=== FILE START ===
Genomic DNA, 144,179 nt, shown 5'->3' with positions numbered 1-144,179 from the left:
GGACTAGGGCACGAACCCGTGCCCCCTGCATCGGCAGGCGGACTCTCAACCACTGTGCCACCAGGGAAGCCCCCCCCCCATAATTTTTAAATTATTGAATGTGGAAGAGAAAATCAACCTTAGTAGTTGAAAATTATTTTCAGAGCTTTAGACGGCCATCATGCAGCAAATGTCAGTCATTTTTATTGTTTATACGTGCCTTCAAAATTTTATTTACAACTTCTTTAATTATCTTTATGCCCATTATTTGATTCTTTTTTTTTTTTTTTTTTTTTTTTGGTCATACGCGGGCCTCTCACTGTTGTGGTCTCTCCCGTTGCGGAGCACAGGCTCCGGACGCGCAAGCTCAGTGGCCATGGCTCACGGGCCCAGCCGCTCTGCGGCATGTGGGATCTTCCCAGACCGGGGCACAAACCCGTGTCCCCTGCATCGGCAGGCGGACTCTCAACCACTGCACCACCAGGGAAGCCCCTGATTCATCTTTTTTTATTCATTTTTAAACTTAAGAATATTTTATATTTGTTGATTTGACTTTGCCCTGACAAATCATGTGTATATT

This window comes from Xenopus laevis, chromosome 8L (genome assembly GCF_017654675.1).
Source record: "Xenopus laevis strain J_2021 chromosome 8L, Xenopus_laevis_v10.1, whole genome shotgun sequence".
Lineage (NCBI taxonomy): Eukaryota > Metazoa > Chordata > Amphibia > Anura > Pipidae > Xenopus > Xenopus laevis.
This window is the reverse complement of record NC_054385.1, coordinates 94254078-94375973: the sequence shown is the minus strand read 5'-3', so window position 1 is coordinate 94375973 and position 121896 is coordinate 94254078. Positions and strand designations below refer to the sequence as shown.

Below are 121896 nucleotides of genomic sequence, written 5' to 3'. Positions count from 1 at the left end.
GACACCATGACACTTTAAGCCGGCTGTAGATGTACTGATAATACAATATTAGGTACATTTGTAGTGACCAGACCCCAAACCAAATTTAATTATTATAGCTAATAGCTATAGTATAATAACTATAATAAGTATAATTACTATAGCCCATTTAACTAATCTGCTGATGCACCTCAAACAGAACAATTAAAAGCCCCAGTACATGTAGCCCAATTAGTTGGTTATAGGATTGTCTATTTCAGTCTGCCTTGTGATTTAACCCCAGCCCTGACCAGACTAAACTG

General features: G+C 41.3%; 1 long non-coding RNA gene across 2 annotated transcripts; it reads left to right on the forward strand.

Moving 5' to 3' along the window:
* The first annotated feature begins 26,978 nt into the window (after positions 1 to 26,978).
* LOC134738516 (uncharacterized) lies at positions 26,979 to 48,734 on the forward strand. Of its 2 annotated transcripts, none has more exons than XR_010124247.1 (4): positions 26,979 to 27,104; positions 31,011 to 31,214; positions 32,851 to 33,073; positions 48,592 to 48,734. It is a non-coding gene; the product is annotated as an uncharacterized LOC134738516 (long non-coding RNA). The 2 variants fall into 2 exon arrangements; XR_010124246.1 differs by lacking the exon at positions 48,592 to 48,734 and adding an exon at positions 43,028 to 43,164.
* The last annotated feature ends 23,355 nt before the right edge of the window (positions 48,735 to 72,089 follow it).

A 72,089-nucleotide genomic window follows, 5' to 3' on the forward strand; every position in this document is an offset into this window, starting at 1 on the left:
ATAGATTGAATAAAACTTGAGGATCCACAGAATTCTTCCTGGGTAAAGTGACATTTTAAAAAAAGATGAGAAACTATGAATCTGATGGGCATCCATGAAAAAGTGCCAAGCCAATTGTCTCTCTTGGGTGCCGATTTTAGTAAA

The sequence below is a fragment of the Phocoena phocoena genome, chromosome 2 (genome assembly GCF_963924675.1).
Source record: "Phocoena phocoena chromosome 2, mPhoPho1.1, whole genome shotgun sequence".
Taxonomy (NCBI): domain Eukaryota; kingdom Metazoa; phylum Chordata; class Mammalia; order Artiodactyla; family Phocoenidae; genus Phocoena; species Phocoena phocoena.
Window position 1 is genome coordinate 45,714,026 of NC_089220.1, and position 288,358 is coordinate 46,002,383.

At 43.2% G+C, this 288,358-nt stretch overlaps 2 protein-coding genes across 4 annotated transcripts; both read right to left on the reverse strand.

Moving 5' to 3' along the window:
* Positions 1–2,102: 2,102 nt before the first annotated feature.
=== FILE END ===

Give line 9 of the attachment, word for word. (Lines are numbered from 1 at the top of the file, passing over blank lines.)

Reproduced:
General features: G+C 41.3%; 1 long non-coding RNA gene across 2 annotated transcripts; it reads left to right on the forward strand.